October 2012, will also be designated as a month of commemoration of the heroes and key battles of the War of 1812.

“Had the War of 1812 ended differently, the Canada we know today would not exist. The war laid the foundation for Confederation and the cornerstones of our political institutions,” said Rob Nicholson, P.C., Q.C., Minister of Justice and Attorney General of Canada. 

Details on planned activities will be made available on the 200th anniversary of the War of 1812 website at www.1812.gc.ca.

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South Dundas public speaks up

For those with something to say, South Dundas council members were all ears on October 17th.

Mayor Steven Byvelds, along with Deputy Mayor Jim Locke opened the “round table” discussion to the public at 7 p.m. in Matilda Hall. Also in attendance were Councillors Evonne Delegarde, Jim Graham, Archie Mellan, and Clerk Brenda Brunt.

In addition to council, 27 members of the South Dundas public showed up to voice their concerns, make requests, or simply say thank you for a job well done. Members of the public also had the opportunity to talk with council members one-on-one before and after the two hour meeting.

Byvelds began the meeting saying, “This is something I thought would be a good idea (for) the public to bring ideas, discuss concerns – it’s a better opportunity (to be heard) than coming to a council meeting.”

“I can’t promise that everything will be acted on, but (we) will listen.”

Union Gas 

The first issue of the night came from a resident of Iroquois who requested council’s help in convincing Union Gas to bring natural gas to his home and to the homes of his neighbours. 

Jim Graham volunteered to look into it and help out in whatever way possible. 

Taxpayers Funding Alcohol

The next issue raised at the meeting took account with the council holding a retirement party paid for by taxpayers that included an open bar. 

Byvelds responded: “We did have one recently – a dinner with an open bar at the Legion. (It) cost less than $1,000.”

It was suggested by Carl McIntyre “that this policy should be reviewed” as he did not think it appropriate for taxpayers to be paying for council’s alcohol.

Volunteers in South Dundas

The  huge topic of concern for many that night was the status of volunteers in South Dundas. This topic was raised several times covering the expanse of insurance, money, paperwork, and more.

It was suggested by John Gleed that “something has to be done to improve the whole process in dealing with volunteers.”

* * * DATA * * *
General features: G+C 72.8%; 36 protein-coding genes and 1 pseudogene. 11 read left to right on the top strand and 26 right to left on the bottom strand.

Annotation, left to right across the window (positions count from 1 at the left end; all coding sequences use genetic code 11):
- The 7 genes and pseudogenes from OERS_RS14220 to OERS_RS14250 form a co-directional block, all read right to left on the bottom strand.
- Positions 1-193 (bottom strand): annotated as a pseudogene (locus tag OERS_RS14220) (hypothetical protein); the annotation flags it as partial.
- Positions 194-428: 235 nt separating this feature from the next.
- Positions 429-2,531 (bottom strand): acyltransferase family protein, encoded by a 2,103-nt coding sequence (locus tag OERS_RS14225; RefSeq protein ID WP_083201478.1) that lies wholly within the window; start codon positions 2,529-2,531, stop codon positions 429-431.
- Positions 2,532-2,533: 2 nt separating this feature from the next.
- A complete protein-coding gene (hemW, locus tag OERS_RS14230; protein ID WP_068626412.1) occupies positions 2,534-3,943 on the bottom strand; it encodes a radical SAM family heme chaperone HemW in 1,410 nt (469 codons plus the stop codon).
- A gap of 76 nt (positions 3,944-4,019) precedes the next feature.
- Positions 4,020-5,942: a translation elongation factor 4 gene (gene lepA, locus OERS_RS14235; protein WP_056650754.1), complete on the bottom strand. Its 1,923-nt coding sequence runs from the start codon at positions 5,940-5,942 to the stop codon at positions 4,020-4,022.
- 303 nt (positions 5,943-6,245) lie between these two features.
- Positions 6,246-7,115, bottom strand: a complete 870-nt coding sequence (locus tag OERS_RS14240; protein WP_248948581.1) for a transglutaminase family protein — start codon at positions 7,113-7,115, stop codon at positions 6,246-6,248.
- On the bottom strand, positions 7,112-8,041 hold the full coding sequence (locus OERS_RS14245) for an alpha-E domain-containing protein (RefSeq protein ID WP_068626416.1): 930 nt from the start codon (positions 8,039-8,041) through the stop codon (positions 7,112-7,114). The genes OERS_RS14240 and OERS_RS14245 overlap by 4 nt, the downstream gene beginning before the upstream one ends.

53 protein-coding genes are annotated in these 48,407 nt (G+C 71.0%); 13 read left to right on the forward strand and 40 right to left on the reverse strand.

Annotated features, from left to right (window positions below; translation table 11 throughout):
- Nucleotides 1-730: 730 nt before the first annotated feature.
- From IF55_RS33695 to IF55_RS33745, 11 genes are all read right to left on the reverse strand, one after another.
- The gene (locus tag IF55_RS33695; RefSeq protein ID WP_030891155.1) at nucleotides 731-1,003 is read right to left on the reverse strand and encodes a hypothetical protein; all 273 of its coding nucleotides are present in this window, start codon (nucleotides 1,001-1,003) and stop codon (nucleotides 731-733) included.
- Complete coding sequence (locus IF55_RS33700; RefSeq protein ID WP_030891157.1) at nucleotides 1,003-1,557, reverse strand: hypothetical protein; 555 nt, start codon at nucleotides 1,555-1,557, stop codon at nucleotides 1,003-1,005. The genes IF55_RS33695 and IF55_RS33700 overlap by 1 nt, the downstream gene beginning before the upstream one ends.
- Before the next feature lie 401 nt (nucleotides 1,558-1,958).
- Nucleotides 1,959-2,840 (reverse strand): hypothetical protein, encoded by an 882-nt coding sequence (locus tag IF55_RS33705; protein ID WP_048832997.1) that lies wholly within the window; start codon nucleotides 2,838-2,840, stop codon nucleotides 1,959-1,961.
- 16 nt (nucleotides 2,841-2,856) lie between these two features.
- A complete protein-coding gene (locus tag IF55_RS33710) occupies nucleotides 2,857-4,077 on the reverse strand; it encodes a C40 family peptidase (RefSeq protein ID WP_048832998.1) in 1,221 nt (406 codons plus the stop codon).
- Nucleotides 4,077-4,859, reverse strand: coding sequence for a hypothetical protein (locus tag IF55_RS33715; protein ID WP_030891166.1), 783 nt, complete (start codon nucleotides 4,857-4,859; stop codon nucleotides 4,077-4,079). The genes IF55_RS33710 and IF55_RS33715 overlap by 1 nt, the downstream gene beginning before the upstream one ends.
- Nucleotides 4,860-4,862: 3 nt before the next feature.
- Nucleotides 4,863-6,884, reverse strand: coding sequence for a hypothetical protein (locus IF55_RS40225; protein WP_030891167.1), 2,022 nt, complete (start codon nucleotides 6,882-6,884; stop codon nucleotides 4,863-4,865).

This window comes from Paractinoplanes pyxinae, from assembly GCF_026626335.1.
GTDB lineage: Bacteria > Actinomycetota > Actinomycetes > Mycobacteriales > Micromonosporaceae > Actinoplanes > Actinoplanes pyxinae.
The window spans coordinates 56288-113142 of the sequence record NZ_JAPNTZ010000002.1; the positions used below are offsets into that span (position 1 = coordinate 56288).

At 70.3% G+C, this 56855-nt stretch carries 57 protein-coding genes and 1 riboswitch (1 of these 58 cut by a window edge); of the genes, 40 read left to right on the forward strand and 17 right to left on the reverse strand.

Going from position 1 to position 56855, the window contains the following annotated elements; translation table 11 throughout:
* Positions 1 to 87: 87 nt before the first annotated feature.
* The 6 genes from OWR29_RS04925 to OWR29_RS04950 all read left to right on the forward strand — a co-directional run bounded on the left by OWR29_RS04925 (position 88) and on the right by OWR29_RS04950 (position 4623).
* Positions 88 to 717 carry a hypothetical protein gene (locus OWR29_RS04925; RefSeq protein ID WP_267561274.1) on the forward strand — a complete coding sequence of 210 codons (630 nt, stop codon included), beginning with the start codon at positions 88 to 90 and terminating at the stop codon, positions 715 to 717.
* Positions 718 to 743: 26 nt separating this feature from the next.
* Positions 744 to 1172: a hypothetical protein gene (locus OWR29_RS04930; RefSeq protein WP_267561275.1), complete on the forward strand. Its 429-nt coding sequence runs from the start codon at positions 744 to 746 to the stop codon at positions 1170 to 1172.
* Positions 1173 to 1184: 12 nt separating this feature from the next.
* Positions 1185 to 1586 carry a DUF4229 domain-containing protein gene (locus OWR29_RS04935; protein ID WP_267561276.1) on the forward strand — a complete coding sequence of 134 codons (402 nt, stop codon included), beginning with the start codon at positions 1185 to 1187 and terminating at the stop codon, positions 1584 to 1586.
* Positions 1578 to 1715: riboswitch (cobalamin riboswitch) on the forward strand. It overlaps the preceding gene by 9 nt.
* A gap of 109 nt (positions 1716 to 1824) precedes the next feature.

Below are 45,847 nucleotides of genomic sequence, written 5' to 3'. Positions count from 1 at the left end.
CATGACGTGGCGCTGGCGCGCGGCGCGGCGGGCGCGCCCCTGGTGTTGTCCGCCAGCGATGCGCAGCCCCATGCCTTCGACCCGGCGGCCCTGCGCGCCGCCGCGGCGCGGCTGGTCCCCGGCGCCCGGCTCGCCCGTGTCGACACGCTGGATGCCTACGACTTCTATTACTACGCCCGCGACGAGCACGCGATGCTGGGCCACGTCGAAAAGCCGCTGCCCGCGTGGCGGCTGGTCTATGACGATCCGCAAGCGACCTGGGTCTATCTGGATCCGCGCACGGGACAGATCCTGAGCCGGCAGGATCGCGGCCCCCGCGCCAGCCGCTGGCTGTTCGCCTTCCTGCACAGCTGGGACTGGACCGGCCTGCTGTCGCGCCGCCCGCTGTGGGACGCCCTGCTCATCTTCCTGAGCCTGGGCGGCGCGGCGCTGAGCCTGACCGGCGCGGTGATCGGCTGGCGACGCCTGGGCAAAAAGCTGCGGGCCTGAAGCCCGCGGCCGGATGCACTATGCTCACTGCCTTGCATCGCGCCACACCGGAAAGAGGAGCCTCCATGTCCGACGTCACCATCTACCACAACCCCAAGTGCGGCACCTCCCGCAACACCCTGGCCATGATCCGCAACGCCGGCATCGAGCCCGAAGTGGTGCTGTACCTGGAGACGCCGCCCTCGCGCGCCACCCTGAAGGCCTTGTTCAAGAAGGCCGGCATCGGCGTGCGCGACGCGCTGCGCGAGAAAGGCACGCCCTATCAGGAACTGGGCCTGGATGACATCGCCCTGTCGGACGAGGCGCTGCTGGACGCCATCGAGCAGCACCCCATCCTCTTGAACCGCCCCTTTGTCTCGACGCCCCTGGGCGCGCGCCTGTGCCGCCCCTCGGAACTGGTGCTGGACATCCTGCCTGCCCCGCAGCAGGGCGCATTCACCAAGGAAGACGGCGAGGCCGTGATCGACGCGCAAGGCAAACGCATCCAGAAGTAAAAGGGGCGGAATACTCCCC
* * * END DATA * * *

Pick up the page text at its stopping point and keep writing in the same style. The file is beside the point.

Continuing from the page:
He was not alone in this as several other members of the public rose to speak on the same issue. 

He went on to say that “rather than helping, in a lot of cases roadblocks are being set up.” In this he was referring to the new policy guidelines as well as the abundance of paperwork involved in applications.

In terms of insurance, he said that “the truth of the matter is – the policy of downloading is incredibly negative to any activity that is going on. Staff can tell you it’s a myth, but it’s not.”

David Lapier raised issue with the fact that the insurance for the Williamsburg Harvest Festival, which normally doesn’t ask for monetary help from the township, had gone up more than $500 from last year’s price.

Several other dedicated members of the public were concerned with having their names on the insurance policies for these volunteer-run events. 

People inquired as to council’s decision making process in relation to grant applications. They asked about the total amount in the budget and what portion was actually used for volunteer community events.

In the end, Byvelds said that council had “heard it loud and clear.” He acknowledged that people would like council to “make the process as simple as we can make it (and that council) find some funding for it.”

Byvelds and fellow council members also made it clear that they do appreciate the time, hard work, and passion put into these events by dedicated volunteers. Graham said, “nobody wants to deter volunteers in any shape or form because we can’t do it.” Mellan pointed out, “I think council appreciates the value of our volunteers (and our) community groups.”

“We will do what we can. If it (policy) has to be tweaked down the road, it’s tweakable.”

Boat Launch Fees

Roger Coulter raised issue with the fees charged at the launch ramp. He pointed out that the many other township recreational services like the beach, the park or the outdoor rink require no fees whatsoever.

“We have a lot of boaters in this township and it bothers them that they  have to pay a launch fee as well,” he said.

There’s “a double launch in Cardinal (that) doesn’t cost a cent. Many (areas) don’t have cost for ramps,” he reported.

Byvelds said that the launch fees “generate a pot of money to (be) put back into infrastructure (like the) deck in Morrisburg.” 

Grass Needs Cutting

An Iroquois resident raised issue with the lack of grooming being done on vacant lots. He requested that council mow the lawns of buildings they’re responsible for on a more regular basis. He also suggested that council deal with people who are not caring for their lawns properly.